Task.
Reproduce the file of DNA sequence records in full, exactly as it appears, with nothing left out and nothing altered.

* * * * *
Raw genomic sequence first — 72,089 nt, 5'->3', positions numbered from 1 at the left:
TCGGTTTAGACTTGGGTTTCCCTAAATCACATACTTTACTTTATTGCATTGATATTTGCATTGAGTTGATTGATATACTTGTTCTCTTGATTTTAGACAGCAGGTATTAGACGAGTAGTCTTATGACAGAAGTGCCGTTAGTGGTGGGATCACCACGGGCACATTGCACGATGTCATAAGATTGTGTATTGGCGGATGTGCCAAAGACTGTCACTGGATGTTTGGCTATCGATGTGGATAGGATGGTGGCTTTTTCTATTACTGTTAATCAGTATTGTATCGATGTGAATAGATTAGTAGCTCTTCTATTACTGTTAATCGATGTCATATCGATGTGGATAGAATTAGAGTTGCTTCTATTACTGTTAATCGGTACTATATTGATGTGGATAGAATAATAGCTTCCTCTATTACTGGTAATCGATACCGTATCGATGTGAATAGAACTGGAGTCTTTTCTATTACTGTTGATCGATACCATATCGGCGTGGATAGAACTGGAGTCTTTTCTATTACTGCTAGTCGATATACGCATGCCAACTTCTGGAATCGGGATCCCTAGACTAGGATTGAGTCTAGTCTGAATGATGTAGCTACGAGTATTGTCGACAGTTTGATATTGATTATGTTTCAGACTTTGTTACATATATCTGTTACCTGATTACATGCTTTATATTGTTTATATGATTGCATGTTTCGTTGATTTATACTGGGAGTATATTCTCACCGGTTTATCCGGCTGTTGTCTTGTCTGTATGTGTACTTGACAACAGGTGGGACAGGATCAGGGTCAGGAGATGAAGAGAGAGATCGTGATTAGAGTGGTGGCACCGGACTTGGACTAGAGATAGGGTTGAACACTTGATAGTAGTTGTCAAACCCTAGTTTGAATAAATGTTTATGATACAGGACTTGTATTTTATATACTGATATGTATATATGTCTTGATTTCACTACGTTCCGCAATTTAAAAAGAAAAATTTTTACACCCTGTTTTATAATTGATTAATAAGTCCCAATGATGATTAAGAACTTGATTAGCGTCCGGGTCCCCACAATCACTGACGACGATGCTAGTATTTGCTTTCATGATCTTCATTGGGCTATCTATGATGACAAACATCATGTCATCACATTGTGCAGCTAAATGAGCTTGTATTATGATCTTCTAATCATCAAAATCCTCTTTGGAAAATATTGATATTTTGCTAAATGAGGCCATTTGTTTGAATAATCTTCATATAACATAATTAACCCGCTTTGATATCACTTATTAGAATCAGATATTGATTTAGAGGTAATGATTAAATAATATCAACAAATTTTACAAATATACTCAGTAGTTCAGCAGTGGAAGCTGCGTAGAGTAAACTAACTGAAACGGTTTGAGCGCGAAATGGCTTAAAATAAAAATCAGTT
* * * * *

Raw genomic sequence first — 72,089 nt, 5'->3', positions numbered from 1 at the left:
TCGGTTTAGACTTGGGTTTCCCTAAATCACATACTTTACTTTATTGCATTGATATTTGCATTGAGTTGATTGATATACTTGTTCTCTTGATTTTAGACAGCAGGTATTAGACGAGTAGTCTTATGACAGAAGTGCCGTTAGTGGTGGGATCACCACGGGCACATTGCACGATGTCATAAGATTGTGTATTGGCGGATGTGCCAAAGACTGTCACTGGATGTTTGGCTATCGATGTGGATAGGATGGTGGCTTTTTCTATTACTGTTAATCAGTATTGTATCGATGTGAATAGATTAGTAGCTCTTCTATTACTGTTAATCGATGTCATATCGATGTGGATAGAATTAGAGTTGCTTCTATTACTGTTAATCGGTACTATATTGATGTGGATAGAATAATAGCTTCCTCTATTACTGGTAATCGATACCGTATCGATGTGAATAGAACTGGAGTCTTTTCTATTACTGTTGATCGATACCATATCGGCGTGGATAGAACTGGAGTCTTTTCTATTACTGCTAGTCGATATACGCATGCCAACTTCTGGAATCGGGATCCCTAGACTAGGATTGAGTCTAGTCTGAATGATGTAGCTACGAGTATTGTCGACAGTTTGATATTGATTATGTTTCAGACTTTGTTACATATATCTGTTACCTGATTACATGCTTTATATTGTTTATATGATTGCATGTTTCGTTGATTTATACTGGGAGTATATTCTCACCGGTTTATCCGGCTGTTGTCTTGTCTGTATGTGTACTTGACAACAGGTGGGACAGGATCAGGGTCAGGAGATGAAGAGAGAGATCGTGATTAGAGTGGTGGCACCGGACTTGGACTAGAGATAGGGTTGAACACTTGATAGTAGTTGTCAAACCCTAGTTTGAATAAATGTTTATGATACAGGACTTGTATTTTATATACTGATATGTATATATGTCTTGATTTCACTACGTTCCGCAATTTAAAAAGAAAAATTTTTACACCCTGTTTTATAATTGATTAATAAGTCCCAATGATGATTAAGAACTTGATTAGCGTCCGGGTCCCCACAATCACTGACGACGATGCTAGTATTTGCTTTCATGATCTTCATTGGGCTATCTATGATGACAAACATCATGTCATCACATTGTGCAGCTAAATGAGCTTGTATTATGATCTTCTAATCATCAAAATCCTCTTTGGAAAATATTGATATTTTGCTAAATGAGGCCATTTGTTTGAATAATCTTCATATAACATAATTAACCCGCTTTGATATCACTTATTAGAATCAGATATTGATTTAGAGGTAATGATTAAATAATATCAACAAATTTTACAAATATACTCAGTAGTTCAGCAGTGGAAGCTGCGTAGAGTAAACTAACTGAAACGGTTTGAGCGCGAAATGGCTTAAAATAAAAATCAGTT